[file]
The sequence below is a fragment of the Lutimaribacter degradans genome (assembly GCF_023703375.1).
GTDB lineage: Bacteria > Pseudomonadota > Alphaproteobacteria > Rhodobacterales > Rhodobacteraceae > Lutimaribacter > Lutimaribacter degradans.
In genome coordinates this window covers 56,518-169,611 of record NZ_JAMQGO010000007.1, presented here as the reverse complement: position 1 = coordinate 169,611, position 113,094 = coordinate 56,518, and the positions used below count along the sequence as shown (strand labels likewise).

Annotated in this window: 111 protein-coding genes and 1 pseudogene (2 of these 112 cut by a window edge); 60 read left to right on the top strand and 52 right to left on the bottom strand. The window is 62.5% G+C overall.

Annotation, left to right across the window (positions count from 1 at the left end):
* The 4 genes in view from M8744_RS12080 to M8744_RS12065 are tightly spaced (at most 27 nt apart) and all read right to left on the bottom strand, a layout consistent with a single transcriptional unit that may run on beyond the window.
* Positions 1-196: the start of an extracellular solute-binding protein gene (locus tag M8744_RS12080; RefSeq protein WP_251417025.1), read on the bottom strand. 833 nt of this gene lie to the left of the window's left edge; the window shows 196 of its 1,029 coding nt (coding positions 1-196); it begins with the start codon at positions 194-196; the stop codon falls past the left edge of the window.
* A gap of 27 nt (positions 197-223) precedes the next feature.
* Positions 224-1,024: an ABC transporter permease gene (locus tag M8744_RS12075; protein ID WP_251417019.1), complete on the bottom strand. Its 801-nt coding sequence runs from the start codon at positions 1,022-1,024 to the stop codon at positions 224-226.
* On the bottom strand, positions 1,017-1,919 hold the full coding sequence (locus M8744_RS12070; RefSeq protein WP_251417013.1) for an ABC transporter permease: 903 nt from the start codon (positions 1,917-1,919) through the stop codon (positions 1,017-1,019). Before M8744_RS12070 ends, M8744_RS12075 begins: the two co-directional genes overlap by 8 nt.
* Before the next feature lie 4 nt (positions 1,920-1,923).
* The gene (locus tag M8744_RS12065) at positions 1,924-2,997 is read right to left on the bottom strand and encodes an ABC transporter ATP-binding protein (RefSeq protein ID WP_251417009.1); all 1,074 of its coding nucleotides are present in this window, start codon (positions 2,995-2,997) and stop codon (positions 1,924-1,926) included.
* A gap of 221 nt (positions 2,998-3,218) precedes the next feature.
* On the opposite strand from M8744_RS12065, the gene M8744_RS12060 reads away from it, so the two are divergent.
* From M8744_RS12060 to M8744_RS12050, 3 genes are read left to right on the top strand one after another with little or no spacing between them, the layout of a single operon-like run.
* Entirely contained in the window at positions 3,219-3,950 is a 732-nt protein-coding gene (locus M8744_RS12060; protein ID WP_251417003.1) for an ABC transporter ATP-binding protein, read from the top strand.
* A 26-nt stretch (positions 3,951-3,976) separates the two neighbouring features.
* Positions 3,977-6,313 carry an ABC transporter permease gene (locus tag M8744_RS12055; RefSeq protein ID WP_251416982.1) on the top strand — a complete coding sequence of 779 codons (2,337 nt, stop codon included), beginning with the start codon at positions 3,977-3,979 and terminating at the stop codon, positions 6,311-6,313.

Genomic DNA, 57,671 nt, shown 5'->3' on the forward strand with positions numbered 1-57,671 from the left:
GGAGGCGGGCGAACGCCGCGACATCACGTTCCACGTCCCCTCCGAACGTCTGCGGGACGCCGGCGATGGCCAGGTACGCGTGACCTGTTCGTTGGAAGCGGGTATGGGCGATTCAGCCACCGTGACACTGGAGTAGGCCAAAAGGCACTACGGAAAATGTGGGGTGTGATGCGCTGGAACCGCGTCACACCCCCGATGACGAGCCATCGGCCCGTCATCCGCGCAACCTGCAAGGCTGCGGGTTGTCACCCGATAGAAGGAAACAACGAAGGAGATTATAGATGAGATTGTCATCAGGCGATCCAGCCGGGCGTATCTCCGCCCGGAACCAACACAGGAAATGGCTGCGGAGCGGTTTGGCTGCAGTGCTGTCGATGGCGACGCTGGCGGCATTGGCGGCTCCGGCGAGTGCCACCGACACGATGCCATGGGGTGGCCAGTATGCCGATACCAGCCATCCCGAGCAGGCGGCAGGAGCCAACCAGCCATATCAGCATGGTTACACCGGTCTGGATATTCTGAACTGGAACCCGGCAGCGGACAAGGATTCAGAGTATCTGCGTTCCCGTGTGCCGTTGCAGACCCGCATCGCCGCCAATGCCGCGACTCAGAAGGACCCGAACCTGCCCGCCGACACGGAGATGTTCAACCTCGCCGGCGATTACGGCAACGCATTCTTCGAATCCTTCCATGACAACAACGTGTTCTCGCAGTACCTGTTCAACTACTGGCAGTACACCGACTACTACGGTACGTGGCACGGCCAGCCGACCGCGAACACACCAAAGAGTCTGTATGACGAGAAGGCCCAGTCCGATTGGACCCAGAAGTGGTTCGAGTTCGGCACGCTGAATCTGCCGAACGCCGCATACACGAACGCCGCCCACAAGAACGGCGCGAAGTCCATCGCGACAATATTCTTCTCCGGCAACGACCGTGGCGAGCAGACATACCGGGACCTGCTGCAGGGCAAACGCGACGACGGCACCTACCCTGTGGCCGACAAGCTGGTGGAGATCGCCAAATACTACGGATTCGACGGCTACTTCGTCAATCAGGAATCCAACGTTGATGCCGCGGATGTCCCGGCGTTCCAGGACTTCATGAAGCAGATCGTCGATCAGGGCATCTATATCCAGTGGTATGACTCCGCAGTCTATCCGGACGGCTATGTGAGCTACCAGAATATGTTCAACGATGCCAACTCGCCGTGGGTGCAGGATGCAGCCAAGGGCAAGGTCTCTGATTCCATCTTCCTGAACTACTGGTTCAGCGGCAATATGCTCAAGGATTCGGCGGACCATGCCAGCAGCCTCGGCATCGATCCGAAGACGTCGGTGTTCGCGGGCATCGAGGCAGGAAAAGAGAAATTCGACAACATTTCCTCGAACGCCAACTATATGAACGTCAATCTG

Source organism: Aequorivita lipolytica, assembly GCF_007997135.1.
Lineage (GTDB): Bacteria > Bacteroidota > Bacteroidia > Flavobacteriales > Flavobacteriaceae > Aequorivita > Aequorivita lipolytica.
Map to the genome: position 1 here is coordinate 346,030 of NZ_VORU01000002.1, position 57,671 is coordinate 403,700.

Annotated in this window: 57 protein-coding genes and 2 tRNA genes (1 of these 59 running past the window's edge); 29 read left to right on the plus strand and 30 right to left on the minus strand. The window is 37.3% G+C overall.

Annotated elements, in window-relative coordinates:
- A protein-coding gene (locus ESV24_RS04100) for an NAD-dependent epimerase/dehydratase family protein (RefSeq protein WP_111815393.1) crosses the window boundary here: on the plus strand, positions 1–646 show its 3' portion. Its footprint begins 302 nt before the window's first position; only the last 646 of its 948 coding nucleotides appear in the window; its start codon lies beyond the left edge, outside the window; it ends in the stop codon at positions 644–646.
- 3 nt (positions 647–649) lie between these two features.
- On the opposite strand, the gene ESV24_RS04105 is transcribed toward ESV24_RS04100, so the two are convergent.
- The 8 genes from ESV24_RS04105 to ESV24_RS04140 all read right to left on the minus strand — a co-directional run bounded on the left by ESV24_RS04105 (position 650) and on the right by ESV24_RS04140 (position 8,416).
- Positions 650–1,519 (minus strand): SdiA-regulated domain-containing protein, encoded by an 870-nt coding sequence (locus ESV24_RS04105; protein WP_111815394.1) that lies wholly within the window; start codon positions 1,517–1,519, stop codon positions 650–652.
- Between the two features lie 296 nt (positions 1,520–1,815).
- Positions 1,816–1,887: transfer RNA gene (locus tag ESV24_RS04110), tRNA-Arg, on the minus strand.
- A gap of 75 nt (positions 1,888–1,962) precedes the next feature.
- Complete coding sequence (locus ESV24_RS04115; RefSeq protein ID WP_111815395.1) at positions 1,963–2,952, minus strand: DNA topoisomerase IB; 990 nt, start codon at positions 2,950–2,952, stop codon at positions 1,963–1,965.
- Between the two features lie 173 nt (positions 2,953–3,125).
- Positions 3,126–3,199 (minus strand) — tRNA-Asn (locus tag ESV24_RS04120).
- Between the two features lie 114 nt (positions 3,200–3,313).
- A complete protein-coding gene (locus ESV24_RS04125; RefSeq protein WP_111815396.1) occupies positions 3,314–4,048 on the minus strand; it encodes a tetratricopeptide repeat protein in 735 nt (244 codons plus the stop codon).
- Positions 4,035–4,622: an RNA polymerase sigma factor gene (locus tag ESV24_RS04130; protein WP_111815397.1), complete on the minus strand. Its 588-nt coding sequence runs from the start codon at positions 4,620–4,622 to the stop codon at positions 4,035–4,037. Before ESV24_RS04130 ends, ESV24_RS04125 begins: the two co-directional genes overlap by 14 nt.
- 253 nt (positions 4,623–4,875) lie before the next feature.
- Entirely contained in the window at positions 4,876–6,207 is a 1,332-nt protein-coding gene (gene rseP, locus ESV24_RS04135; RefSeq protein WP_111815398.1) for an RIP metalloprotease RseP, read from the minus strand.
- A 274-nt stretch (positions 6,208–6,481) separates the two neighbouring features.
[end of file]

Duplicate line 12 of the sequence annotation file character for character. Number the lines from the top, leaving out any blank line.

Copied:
* The gene (locus tag M8744_RS12065) at positions 1,924-2,997 is read right to left on the bottom strand and encodes an ABC transporter ATP-binding protein (RefSeq protein ID WP_251417009.1); all 1,074 of its coding nucleotides are present in this window, start codon (positions 2,995-2,997) and stop codon (positions 1,924-1,926) included.